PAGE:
To understand the Early Modern Era, one must recognize that religion was a profoundly powerful force in Europe (powerful in ways that it is difficult to fully appreciate from a modern, more secular perspective). People believed strongly in the supernatural, and when the Protestant Reformation shattered religious unity in Western...
To understand the Early Modern Era, one must recognize that religion was a profoundly powerful force in Europe (powerful in ways that it is difficult to fully appreciate from a modern, more secular perspective). People believed strongly in the supernatural, and when the Protestant Reformation shattered religious unity in Western Europe, it created a great deal of instability. The sixteenth and early seventeenth centuries constituted a very violent and tumultuous period with religious warfare, the witch craze, and sectarian violence. The Thirty Years War can be seen as the climax of this era in history. It was the last and most destructive of the Religious Wars, after which warfare and politics became more purely secular in nature.
The Thirty Years War began in the Holy Roman Empire, which was little more than a very loose collection made up of a vast number of political states and free cities. Unlike in other, more centralized polities of the Early Modern Era, where rulers were able to use royal authority to advance the interests of their own state religion, in the Holy Roman Empire religion was tied to the interests of the various princes, some of whom advanced Protestantism and others who advanced Catholicism within their own domains. In addition, there were the Hapsburg Emperors themselves.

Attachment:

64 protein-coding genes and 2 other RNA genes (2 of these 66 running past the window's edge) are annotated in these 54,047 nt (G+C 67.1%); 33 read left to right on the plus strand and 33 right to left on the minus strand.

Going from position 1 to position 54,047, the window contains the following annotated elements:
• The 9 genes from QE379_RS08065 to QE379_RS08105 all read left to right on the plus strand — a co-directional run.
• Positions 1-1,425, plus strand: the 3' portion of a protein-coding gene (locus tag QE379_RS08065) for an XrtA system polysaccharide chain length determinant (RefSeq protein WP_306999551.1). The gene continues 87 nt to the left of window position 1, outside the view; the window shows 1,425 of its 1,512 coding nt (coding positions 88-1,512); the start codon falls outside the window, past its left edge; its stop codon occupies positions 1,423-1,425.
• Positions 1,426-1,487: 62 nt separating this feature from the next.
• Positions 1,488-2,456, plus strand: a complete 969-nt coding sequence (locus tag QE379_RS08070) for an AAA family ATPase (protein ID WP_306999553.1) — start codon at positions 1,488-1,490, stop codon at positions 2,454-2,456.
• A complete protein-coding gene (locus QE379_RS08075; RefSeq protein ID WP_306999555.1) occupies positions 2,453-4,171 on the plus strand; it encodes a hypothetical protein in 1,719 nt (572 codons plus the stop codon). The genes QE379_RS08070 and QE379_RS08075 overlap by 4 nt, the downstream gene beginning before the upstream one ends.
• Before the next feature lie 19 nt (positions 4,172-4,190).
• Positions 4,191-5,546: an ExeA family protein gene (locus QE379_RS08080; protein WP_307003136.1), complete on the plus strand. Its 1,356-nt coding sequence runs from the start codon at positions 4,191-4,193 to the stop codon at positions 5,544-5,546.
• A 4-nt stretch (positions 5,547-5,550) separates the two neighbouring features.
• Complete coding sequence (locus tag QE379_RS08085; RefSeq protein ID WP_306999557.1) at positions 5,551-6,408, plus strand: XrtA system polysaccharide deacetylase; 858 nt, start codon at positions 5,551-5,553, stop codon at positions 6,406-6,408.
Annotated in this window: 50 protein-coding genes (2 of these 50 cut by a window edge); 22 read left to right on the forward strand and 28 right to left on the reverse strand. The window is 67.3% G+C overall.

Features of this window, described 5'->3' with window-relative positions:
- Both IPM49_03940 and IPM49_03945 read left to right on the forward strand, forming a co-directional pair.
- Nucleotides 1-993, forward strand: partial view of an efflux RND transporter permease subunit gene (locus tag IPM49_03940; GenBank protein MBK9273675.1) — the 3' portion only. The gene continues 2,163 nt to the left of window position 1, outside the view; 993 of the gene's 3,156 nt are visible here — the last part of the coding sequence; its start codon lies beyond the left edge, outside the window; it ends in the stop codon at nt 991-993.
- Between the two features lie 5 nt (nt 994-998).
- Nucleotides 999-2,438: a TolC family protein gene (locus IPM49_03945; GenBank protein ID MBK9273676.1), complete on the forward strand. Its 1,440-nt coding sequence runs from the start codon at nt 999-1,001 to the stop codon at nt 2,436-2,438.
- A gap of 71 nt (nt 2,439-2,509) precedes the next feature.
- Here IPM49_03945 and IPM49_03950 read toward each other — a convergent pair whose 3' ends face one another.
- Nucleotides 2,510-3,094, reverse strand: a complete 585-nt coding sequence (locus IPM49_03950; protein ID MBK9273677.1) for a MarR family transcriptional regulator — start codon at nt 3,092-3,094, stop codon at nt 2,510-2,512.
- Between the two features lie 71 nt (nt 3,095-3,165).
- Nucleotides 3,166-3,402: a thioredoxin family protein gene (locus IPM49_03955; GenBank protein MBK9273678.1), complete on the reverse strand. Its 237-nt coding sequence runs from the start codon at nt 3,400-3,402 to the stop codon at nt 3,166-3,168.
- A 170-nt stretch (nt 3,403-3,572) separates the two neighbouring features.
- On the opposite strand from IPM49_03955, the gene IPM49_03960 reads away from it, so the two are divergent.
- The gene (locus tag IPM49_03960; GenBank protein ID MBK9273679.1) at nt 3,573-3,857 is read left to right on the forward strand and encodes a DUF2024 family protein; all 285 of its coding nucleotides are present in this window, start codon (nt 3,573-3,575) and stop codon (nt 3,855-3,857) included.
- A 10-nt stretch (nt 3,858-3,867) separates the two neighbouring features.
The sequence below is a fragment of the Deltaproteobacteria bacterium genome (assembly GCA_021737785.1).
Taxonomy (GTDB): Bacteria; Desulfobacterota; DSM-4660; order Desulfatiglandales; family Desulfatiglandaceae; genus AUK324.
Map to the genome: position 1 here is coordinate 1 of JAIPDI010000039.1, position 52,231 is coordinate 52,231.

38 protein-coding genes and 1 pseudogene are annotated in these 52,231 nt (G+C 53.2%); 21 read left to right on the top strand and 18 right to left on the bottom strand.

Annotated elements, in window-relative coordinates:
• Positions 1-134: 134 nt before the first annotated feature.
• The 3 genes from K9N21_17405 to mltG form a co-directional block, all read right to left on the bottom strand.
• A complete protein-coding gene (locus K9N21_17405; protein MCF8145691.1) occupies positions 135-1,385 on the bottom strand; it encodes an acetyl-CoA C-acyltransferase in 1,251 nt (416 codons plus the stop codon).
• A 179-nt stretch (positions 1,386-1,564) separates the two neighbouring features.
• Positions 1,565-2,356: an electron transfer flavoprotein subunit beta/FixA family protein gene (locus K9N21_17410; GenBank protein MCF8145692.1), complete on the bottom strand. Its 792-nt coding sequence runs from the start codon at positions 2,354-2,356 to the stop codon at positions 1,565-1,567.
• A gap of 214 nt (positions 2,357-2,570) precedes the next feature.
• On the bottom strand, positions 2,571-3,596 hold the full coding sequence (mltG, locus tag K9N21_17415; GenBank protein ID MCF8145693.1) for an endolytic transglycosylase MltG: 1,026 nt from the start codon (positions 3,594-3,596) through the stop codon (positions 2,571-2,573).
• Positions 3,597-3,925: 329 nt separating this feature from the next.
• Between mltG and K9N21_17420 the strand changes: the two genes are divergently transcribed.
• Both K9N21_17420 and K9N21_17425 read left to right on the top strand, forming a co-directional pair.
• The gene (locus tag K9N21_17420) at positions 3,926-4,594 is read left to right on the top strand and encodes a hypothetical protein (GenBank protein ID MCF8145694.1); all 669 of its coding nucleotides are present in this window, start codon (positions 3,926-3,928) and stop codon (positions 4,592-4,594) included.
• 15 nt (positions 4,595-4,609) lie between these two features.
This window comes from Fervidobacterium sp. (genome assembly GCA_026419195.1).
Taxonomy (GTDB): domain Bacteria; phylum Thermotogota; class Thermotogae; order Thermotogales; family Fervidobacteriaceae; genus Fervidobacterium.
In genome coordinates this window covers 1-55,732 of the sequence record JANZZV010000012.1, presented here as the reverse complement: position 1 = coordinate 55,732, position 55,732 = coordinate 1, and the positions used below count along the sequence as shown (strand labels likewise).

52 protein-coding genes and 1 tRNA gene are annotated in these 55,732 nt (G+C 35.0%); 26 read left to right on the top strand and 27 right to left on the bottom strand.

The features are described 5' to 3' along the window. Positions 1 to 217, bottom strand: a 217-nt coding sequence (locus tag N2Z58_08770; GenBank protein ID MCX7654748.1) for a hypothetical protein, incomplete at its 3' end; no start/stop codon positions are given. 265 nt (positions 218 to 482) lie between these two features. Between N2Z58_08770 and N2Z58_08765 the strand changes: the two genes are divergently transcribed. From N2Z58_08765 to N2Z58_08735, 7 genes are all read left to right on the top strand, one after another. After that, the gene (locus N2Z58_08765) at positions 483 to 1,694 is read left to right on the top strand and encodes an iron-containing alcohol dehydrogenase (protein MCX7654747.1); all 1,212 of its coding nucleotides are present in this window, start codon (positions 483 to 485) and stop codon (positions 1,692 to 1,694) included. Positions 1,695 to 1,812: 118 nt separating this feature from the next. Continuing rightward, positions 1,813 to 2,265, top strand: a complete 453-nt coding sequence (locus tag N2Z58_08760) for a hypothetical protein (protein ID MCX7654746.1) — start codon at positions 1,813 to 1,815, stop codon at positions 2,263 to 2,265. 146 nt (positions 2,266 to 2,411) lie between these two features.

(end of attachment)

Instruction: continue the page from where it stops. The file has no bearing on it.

So far, this explanation has largely been focused on the role of religion, but politics should not be overlooked either. Political centralization and religious uniformity often went hand in hand. Using royal authority to support or impose a state religion simultaneously served to advance the power and authority of the crown itself. This was also the case with the Emperor Ferdinand II: by advancing Catholic interests, he was also advancing his own political interests over competing power structures.
Ferdinand II had only recently inherited the Bohemia before succeeding to the position of Emperor. In seeking to impose Catholic supremacy through the suppression of Bohemian Protestants, he instigated a political crisis, where Bohemian Protestants ultimately rose in rebellion against the Emperor, offering rulership of Bohemia to the Protestant Frederick. From here the conflict would escalate, sparking a war that would devastate much of Central Europe.